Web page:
Without that, you’ll never get the main-stream success you need to survive more than a six-issue mini or OGN. It’s sad, really. It seemed like a good idea at the start for inverters and creators alike, but now that companies see it as a way to get out of paying any up-front costs to creators and artists, it’s become a quickly tightening noose around newcomers and old-times collectively.

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Hey artisits! Don’t work for free!

December 19th, 2013 · Uncategorized

Though many artists need to “get their stuff out there,” I would suggest never working for zero. And by that I don’t mean just money, but I mean anything. “Exposure” is a legitimate concern for many young artists who can’t get their work in front of publishers (and not just the big two), but getting nothing in return for the hours of dedication and hard work it takes to make a comic is pointless and just rude. Especially when the owner of the property has a chance to make a profit.

That being said, artists who have never worked in the industry before shouldn’t expect to make the “Big Two’s” page rates for their work the first time out of the gates. To put it in comics terms, Todd McFarlane was able to up his page rate when he became famous on Spider-Man. See my point? And even some of the known guys are struggling to make real money today. If you ask any penciler what they make when they are working for companies like Dynamite, IDW, or even BOOM!, you might be shocked to see how much it breaks down to hourly (to do this, you take the page rate and divide it by how long it takes you to do a page. Most pencilers can do a page a day – 8 hours straight time, so divide the page rate by 8). This isn’t great, but it’s money. Real money. And being paid “something” is a must. So let’s talk about rights and partnerships and taking percentages over payments…

Many writers/creative people, like myself, aren’t at the penciling standards many publishers need to try and sell a new, unproven product to the public, so we have to rely on hiring an artist. The majority of Writers/Creators out there don’t have gobs of money just laying around, they’re struggling to break in and make end’s meat just like the next guy. This means they have very modest amounts of money they can pay an artist, if any. But what they do have are rights to their property.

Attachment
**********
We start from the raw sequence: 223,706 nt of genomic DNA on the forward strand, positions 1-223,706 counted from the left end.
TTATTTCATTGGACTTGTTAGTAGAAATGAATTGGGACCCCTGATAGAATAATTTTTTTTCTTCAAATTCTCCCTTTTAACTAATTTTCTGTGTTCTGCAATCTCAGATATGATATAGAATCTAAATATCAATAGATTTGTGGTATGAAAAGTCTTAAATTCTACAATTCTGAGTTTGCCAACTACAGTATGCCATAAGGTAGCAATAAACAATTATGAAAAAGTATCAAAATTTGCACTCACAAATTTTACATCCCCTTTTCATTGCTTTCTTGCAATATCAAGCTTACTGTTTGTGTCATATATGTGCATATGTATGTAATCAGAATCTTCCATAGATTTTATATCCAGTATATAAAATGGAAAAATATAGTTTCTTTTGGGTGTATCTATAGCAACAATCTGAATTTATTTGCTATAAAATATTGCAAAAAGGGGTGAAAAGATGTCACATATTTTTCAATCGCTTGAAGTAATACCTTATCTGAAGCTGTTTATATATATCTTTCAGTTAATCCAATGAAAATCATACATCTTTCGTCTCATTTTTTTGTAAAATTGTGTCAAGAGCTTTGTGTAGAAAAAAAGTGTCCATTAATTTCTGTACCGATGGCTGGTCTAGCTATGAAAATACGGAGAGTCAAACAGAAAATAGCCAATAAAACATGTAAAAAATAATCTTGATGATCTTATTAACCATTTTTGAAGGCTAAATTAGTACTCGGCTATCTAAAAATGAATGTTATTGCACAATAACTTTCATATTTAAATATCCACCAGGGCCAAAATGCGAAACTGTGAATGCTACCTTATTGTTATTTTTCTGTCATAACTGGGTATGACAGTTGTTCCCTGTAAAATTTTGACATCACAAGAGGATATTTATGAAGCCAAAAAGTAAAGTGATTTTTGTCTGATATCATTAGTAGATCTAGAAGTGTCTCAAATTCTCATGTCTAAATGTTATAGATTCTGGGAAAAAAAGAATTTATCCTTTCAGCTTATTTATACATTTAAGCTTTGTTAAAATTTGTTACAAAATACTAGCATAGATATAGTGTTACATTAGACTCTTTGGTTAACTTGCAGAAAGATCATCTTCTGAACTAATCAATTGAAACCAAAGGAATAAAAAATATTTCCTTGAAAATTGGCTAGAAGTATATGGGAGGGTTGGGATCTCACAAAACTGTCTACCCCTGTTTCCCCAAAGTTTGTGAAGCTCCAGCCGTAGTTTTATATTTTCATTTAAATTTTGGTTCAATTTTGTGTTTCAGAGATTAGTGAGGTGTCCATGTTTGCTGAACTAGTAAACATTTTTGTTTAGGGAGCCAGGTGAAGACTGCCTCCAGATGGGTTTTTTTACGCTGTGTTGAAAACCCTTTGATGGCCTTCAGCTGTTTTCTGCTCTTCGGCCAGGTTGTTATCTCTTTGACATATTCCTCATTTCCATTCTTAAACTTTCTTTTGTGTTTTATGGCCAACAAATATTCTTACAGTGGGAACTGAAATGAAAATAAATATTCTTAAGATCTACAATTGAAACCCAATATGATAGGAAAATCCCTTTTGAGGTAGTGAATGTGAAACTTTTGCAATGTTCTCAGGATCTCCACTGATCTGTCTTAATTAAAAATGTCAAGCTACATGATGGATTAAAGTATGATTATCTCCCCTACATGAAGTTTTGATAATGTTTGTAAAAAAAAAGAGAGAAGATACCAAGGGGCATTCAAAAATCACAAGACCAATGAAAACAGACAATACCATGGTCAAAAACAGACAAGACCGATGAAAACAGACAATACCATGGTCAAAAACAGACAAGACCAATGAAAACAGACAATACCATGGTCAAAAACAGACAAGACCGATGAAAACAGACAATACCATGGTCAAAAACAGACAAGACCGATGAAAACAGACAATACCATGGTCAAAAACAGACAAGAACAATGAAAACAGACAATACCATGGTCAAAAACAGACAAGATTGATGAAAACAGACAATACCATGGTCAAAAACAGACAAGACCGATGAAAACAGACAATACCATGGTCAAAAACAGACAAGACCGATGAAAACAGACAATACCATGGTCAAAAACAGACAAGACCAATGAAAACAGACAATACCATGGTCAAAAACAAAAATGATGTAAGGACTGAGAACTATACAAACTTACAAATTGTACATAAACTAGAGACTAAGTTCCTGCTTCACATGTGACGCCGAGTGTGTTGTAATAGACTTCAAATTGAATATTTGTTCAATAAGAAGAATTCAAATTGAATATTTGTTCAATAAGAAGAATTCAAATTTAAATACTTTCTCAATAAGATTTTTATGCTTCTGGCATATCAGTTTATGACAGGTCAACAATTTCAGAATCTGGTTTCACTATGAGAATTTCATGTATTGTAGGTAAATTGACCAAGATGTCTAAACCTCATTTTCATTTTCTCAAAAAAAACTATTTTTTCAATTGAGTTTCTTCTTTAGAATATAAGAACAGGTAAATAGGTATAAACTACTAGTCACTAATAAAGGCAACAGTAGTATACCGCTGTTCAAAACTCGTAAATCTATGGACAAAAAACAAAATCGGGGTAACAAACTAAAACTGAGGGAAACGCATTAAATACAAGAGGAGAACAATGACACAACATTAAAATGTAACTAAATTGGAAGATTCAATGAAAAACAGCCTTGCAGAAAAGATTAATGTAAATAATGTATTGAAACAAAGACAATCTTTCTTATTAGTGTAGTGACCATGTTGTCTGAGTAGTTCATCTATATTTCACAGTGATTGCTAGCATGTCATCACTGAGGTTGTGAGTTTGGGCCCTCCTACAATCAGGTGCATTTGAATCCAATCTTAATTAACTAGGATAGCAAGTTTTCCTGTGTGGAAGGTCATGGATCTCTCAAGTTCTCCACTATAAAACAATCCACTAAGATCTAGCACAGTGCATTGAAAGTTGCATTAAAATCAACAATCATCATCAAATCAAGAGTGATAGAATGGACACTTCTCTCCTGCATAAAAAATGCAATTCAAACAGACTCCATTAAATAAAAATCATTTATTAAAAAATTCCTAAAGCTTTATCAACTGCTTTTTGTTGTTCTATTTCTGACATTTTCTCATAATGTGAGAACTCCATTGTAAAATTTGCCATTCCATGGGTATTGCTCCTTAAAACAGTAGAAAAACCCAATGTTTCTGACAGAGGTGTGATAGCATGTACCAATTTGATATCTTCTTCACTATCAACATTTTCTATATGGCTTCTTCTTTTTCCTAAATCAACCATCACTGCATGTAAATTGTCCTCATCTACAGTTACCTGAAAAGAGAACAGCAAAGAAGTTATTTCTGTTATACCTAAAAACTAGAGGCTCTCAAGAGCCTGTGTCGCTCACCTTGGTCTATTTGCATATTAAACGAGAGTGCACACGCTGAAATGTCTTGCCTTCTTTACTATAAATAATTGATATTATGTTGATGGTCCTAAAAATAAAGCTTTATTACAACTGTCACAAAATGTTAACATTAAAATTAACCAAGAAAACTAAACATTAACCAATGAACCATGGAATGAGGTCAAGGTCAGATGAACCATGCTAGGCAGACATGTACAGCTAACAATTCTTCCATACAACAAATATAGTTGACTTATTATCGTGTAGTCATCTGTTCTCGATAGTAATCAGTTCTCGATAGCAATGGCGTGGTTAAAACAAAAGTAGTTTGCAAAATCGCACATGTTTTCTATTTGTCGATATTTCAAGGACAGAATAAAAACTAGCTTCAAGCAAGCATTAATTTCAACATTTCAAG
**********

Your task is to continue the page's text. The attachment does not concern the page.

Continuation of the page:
Now, I won’t break contractual confidences here, but when I did my first OGN, “SOCOM: SEAL TEAM SEVEN,” I worked with a relative newcomer to comics named Roberto de La Torre (who is now a big cheese at Marvel – good for you Roberto!) and we negotiated a decent page rate we could both live with. It was low, but it was all I could afford and he knew my book already had a publisher attached; he needed the exposure. I’m not a millionaire, but I made a weekly paycheck, and every week I would put money aside to pay him his page rate at the end of the payment cycle. By the time the project was finished, he came out with a check and I got a kick-ass book from Image that had my words in balloons and his art in panels. ‘Nuff said. I struggled to pay him what he wanted because I wanted to keep my rights, those ownership rights.


Let’s face it; comics have become a springboard medium that comic companies completely understand isn’t about the comic sales. It’s something the industry calls “Transmedia.” Can your idea be translated into different forms of media– like a comic, game, film, TV show, toys, etc. That’s all they really care about because that’s where they make the most money. Telling a good story? Welllll, sometimes, yes, they care, but the real money is in the ancillary products they can make nowadays. And those rights aren’t something to scoff at as an artist partnering up with a writer/creator that doesn’t have a lot of seed money. Every time you see a comic book movie or TV show or game, the creator of that property is being paid (not with Marvel and DC, again – those characters are owned by corporations and not individuals). Those rights ARE worth money.

Work for free? NO. Writer/Creator can’t afford to pay you, then get payment another way. Hell, I paid a guy’s phone bill for three months once so he would work with me. Sometimes you hit the jackpot with a project and it’ll sell to the right people for a lot of money but most times it won’t. Just be happy with the end product, your book, and don’t ever work for “free.”

EDIT: This came to light today–


I rest my case.

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Happy Holidays!